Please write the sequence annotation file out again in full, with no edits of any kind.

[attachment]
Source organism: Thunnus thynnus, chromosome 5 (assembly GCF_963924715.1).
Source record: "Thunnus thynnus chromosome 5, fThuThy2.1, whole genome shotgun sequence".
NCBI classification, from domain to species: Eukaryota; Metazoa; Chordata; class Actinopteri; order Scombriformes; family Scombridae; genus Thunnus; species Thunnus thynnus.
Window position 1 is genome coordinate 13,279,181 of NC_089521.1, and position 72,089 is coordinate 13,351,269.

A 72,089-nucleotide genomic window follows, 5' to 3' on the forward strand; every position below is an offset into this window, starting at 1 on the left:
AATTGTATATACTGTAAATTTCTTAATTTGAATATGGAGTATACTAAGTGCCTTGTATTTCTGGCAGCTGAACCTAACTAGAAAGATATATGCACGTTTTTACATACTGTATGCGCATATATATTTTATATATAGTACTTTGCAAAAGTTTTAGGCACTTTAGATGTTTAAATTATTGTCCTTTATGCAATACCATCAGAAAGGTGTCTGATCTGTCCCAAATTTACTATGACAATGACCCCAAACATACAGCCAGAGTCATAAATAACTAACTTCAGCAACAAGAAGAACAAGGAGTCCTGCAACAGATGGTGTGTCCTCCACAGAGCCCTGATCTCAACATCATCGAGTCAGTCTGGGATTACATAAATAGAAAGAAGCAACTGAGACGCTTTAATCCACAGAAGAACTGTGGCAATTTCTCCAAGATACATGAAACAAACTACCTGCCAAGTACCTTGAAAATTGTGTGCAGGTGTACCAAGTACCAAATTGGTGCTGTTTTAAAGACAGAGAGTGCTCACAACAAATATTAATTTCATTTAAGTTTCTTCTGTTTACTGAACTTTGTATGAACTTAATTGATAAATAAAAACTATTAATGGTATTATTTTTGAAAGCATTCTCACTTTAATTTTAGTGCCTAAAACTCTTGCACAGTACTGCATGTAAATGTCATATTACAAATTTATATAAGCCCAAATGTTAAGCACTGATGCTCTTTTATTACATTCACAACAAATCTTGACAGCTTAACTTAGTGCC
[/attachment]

Source organism: Thunnus thynnus, chromosome 5 (assembly GCF_963924715.1).
Source record: "Thunnus thynnus chromosome 5, fThuThy2.1, whole genome shotgun sequence".
NCBI classification, from domain to species: Eukaryota; Metazoa; Chordata; class Actinopteri; order Scombriformes; family Scombridae; genus Thunnus; species Thunnus thynnus.
Window position 1 is genome coordinate 13,279,181 of NC_089521.1, and position 72,089 is coordinate 13,351,269.

A 72,089-nucleotide genomic window follows, 5' to 3' on the forward strand; every position below is an offset into this window, starting at 1 on the left:
AATTGTATATACTGTAAATTTCTTAATTTGAATATGGAGTATACTAAGTGCCTTGTATTTCTGGCAGCTGAACCTAACTAGAAAGATATATGCACGTTTTTACATACTGTATGCGCATATATATTTTATATATAGTACTTTGCAAAAGTTTTAGGCACTTTAGATGTTTAAATTATTGTCCTTTATGCAATACCATCAGAAAGGTGTCTGATCTGTCCCAAATTTACTATGACAATGACCCCAAACATACAGCCAGAGTCATAAATAACTAACTTCAGCAACAAGAAGAACAAGGAGTCCTGCAACAGATGGTGTGTCCTCCACAGAGCCCTGATCTCAACATCATCGAGTCAGTCTGGGATTACATAAATAGAAAGAAGCAACTGAGACGCTTTAATCCACAGAAGAACTGTGGCAATTTCTCCAAGATACATGAAACAAACTACCTGCCAAGTACCTTGAAAATTGTGTGCAGGTGTACCAAGTACCAAATTGGTGCTGTTTTAAAGACAGAGAGTGCTCACAACAAATATTAATTTCATTTAAGTTTCTTCTGTTTACTGAACTTTGTATGAACTTAATTGATAAATAAAAACTATTAATGGTATTATTTTTGAAAGCATTCTCACTTTAATTTTAGTGCCTAAAACTCTTGCACAGTACTGCATGTAAATGTCATATTACAAATTTATATAAGCCCAAATGTTAAGCACTGATGCTCTTTTATTACATTCACAACAAATCTTGACAGCTTAACTTAGTGCC